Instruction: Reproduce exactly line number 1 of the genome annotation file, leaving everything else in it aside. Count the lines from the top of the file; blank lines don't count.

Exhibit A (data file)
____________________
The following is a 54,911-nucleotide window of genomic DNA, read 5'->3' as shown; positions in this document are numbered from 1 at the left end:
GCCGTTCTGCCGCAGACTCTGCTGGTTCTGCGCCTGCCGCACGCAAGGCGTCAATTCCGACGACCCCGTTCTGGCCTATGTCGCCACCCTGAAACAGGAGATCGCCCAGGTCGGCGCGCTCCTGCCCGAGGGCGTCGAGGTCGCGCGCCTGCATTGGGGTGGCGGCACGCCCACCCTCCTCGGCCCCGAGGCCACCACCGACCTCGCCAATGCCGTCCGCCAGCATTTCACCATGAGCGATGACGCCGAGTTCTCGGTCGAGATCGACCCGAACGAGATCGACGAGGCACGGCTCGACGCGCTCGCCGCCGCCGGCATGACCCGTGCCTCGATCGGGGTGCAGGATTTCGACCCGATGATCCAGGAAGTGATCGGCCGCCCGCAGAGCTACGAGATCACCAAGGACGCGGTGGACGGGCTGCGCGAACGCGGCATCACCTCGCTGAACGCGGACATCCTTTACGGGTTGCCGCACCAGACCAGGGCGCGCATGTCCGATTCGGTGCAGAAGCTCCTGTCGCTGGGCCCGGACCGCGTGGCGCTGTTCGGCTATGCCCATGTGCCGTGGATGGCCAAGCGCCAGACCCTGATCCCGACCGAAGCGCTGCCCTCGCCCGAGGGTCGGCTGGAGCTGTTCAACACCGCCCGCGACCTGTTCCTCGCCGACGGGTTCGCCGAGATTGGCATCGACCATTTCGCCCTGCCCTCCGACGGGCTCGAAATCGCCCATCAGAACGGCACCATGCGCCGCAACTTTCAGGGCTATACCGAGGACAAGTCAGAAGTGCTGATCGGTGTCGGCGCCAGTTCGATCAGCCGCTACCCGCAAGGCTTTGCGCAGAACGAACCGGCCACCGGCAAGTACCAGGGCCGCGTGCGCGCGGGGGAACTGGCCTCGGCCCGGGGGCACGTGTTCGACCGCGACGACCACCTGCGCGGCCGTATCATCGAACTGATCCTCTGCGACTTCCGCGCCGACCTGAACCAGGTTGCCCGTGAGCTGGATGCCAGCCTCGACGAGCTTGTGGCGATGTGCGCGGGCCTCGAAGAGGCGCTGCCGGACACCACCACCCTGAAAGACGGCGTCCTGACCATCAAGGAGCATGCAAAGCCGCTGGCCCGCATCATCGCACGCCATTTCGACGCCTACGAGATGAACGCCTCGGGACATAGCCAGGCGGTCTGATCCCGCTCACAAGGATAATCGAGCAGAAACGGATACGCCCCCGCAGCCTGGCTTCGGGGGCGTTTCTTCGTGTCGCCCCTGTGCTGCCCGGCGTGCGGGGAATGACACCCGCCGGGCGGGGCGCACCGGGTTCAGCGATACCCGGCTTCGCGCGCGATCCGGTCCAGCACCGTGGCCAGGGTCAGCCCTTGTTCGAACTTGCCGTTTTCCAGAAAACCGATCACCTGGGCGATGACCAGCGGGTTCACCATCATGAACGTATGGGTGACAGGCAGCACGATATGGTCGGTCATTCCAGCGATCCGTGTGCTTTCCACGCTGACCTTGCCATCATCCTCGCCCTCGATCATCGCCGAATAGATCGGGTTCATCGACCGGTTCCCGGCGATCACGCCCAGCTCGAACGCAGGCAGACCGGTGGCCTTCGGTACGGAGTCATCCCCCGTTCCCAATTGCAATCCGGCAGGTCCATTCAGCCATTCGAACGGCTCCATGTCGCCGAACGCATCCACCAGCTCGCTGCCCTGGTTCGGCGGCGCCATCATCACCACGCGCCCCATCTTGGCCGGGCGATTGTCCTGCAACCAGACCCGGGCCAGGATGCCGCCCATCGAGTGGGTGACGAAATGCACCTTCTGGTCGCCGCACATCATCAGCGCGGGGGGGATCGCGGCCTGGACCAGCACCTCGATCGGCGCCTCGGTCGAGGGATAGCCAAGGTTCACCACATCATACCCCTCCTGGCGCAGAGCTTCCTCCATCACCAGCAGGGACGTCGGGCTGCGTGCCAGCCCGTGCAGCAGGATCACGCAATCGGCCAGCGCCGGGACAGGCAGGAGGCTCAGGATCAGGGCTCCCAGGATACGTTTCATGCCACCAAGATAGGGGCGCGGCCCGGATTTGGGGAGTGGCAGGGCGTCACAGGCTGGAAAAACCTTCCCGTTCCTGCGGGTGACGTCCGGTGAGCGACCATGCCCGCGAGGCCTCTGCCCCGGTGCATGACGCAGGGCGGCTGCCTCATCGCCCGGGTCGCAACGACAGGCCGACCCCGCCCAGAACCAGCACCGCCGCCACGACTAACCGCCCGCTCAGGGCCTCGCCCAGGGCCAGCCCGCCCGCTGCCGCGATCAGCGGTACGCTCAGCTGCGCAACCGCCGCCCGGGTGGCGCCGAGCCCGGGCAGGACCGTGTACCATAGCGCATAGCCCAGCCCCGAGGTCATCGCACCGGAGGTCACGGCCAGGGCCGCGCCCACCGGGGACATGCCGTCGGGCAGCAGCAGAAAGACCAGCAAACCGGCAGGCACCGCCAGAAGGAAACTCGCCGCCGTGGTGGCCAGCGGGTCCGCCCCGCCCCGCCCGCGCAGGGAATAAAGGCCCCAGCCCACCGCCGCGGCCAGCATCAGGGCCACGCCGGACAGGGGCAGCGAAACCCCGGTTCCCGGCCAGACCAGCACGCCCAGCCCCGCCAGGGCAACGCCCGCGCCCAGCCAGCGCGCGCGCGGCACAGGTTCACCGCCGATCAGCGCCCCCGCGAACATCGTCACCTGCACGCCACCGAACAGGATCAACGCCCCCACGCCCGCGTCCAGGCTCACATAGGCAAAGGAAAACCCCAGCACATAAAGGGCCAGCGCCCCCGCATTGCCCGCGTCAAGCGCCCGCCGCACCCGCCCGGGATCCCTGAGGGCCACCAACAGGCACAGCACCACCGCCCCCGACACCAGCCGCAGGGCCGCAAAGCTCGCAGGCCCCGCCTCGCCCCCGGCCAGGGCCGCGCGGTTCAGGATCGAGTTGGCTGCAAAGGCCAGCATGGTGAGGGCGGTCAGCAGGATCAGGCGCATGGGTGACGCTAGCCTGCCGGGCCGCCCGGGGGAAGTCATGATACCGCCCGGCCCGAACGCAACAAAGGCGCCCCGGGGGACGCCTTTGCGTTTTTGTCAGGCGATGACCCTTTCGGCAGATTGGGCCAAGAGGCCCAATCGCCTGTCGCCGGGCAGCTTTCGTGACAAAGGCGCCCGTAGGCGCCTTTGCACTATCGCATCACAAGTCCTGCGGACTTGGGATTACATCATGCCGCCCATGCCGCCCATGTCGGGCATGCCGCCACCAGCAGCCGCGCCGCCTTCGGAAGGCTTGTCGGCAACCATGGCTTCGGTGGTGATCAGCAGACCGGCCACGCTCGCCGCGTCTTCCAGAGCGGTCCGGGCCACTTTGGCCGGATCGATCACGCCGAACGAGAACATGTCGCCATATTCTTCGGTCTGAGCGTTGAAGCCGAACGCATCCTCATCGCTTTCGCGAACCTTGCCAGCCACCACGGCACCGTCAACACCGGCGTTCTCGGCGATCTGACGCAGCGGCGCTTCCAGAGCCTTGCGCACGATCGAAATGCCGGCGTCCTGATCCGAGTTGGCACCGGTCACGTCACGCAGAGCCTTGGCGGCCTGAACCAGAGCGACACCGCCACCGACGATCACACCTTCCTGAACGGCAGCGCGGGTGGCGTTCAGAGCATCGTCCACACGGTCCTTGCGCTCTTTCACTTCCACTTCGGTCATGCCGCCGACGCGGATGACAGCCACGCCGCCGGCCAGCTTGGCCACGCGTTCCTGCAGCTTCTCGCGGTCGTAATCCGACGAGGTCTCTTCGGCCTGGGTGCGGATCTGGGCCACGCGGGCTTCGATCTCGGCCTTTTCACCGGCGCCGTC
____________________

The following is a 54,911-nucleotide window of genomic DNA, read 5'->3' as shown; positions in this document are numbered from 1 at the left end: